Some things are missing even from OS maps

(and Google Earth too).

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The Bedfordshire Local Emergency Volunteers Committee (part of the Local Resilience Forum) was alerted to an incident developing on the boarder between Bedfordshire and Cambridgeshire in the evening of 5th June. The situation was that an unauthorised reservoir on farmland and had been allowed to become far too full and the dam was showing evidence of failure. The situation was deemed potentially very serious as in the event of failure the opinion was that up to 100 properties would be significantly affected with the potential for water to cause collapse of structures and loss of life. Due to the very serious nature of the potential threat, a Strategic Control Group (SCG) was also established, chaired by a senior police officer from Cambridge. This is the first incident in that commander’s memory that has resulted in the need for an SCG – an indication as to the risk to life that was identified.

The at risk reservoir and surrounding land 

Unfortunately, due to the recent developments in the area, neither the reservoir nor a new housing estate that was identified to be at greatest risk were on the Ordinance Survey maps or Google Earth. Acting as Gold commander for the Tactical Coordinating Group Graham Mountford (the Deputy Chief Pilot for Eastern Area) was able to offer to activate a Sky Watch crew to take up to date photographs of the whole area and the reservoir to allow better situation analysis. Police, Fire and rescue and environment agency all welcomed the offer, especially as access to the site was considered difficult. An Eastern Area crew were able to get airborne at 9am on the 6th June (Pilot Graham Mountford, Observer Neil McAllister, flying Cessna210 from Turweston) and took still and video footage.

They were able to use Whats App to pass messages and photos live from the air to the TCG meeting that was sitting at the time, and were able to receive live requests to photograph new areas considered to be at risk following further analysis. In addition they photographed sites identified as evacuation centres and the routes to them from the affected area. The crew identifed that one of the previously planned evacuation centres was on the other side of the potentially flood area from the properties to be evacuated with no suitable route. Should evacuation have been necessary, this problem would have added greatly to the risks to the safe management of the incident.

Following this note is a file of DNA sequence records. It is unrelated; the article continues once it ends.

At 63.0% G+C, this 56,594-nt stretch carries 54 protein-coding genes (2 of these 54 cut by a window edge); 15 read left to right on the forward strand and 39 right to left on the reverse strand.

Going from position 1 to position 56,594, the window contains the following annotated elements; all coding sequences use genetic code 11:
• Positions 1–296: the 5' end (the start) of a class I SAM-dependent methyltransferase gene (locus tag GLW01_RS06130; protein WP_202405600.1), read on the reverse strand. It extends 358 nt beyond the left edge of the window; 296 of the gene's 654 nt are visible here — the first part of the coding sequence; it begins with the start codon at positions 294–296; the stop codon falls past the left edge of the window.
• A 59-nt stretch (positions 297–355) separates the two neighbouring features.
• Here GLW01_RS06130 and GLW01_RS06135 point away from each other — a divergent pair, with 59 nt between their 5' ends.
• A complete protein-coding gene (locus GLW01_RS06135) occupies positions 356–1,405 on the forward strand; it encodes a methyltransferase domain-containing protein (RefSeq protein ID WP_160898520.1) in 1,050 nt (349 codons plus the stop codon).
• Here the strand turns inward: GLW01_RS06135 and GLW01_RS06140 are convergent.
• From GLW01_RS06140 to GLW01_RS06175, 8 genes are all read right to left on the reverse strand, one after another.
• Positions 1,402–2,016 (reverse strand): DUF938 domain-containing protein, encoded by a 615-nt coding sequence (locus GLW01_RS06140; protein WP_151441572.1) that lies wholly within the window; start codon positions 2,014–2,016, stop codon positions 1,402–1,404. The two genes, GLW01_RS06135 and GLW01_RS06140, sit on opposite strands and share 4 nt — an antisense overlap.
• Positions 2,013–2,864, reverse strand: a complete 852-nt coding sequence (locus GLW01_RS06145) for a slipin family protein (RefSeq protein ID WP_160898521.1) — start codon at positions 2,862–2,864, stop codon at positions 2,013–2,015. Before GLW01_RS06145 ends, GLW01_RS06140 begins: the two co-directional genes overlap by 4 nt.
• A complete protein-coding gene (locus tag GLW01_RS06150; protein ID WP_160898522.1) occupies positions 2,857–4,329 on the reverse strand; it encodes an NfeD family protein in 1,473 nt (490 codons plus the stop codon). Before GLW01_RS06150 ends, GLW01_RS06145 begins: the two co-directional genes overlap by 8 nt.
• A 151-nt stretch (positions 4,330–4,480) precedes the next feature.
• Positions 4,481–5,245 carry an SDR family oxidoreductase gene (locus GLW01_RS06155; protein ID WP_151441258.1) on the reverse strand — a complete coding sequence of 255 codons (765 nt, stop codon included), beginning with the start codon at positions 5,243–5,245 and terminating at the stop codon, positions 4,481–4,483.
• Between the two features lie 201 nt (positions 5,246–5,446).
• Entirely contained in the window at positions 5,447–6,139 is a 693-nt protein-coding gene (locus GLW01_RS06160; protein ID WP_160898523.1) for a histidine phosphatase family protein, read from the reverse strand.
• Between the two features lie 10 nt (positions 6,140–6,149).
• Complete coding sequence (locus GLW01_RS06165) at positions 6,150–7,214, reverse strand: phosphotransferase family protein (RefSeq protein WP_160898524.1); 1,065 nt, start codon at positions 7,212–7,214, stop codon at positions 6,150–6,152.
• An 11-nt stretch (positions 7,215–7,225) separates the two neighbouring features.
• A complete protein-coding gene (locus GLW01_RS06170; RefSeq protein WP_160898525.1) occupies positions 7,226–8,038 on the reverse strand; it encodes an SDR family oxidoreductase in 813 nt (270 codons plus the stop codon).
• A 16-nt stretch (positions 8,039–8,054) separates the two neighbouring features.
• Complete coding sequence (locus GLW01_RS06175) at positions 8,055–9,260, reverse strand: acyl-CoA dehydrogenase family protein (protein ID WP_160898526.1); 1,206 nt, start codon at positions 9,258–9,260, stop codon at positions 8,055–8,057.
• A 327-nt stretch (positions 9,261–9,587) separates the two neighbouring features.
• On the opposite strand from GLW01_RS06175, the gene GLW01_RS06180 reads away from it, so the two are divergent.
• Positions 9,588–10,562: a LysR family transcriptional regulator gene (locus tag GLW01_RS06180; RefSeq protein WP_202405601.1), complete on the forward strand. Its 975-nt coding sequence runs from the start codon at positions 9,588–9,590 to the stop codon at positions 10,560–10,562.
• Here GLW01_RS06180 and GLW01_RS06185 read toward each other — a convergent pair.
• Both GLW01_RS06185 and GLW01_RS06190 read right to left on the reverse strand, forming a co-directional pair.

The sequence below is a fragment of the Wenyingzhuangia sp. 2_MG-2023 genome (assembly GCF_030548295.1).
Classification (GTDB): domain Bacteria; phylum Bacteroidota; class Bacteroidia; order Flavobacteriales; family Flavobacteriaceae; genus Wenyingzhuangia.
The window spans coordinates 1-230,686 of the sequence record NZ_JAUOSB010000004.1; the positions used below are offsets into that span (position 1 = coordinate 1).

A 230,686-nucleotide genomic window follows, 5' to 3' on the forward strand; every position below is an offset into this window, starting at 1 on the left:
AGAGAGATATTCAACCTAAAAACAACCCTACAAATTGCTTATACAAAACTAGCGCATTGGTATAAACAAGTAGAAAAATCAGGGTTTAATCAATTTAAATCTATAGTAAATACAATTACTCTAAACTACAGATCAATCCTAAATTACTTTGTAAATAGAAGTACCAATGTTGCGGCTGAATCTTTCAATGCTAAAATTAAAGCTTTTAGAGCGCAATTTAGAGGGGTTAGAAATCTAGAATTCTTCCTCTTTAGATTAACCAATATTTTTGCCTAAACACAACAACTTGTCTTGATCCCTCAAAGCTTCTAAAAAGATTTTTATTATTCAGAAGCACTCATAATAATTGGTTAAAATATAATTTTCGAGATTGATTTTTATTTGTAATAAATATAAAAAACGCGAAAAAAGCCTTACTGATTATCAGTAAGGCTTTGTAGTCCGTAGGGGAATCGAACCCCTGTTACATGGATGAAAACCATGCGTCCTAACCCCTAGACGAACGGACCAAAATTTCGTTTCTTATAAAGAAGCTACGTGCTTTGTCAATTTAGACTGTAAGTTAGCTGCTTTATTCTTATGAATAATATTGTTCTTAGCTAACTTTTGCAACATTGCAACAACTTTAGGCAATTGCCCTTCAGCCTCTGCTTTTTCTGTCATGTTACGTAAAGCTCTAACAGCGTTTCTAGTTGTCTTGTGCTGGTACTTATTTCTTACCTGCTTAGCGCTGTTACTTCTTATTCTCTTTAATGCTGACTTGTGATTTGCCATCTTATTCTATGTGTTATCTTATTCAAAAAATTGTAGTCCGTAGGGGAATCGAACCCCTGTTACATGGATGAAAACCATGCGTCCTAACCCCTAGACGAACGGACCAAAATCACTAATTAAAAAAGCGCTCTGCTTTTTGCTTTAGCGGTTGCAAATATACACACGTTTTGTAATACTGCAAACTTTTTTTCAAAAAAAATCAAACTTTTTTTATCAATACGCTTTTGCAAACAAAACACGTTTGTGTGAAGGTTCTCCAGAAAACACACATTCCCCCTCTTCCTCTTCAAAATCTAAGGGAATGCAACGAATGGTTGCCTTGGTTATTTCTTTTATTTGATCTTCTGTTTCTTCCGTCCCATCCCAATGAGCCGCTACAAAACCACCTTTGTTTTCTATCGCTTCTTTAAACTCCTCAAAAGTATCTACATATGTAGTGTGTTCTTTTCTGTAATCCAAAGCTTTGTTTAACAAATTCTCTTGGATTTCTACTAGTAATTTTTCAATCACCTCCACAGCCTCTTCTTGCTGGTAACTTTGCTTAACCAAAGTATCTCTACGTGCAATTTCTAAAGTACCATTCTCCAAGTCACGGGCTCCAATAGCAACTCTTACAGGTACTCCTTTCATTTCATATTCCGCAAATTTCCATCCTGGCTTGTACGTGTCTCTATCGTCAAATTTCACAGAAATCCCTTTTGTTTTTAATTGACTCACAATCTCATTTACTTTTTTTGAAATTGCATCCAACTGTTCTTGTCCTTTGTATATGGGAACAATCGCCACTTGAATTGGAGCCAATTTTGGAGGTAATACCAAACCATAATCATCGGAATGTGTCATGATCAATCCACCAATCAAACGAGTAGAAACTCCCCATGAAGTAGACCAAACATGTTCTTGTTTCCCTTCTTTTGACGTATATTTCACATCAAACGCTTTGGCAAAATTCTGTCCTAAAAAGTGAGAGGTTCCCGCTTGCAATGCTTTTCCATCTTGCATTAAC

Proximity to water treatment plant

At risk housing development

After landing the high resolution images were shared with the Cat 1 responders and provided essential up to date intelligence to help manage the water draining and the potential evacuation. Fortunately the multi agency response team were able to reinforce the dam and drain sufficient water to reduce the risk and no evacuation was needed. All the agencies involved were grateful for the contribution from Sky Watch, which was identified as significant in informing plans for access of pumps to the reservoir and establishment of safe routes and areas for evacuation.

Sky Watch’s contribution has since been acknowledged by the Cambridgeshire Chief Fire Officer and hopefully will serve to highlight our capabilities to assist the Local Emergency Services in the future.

(Update- Since this operation Cambs FRS has asked for assistance to obtain images ofteh re-development of the A14 to aid their emergency planning. Please see the E&W news pages for more details.)

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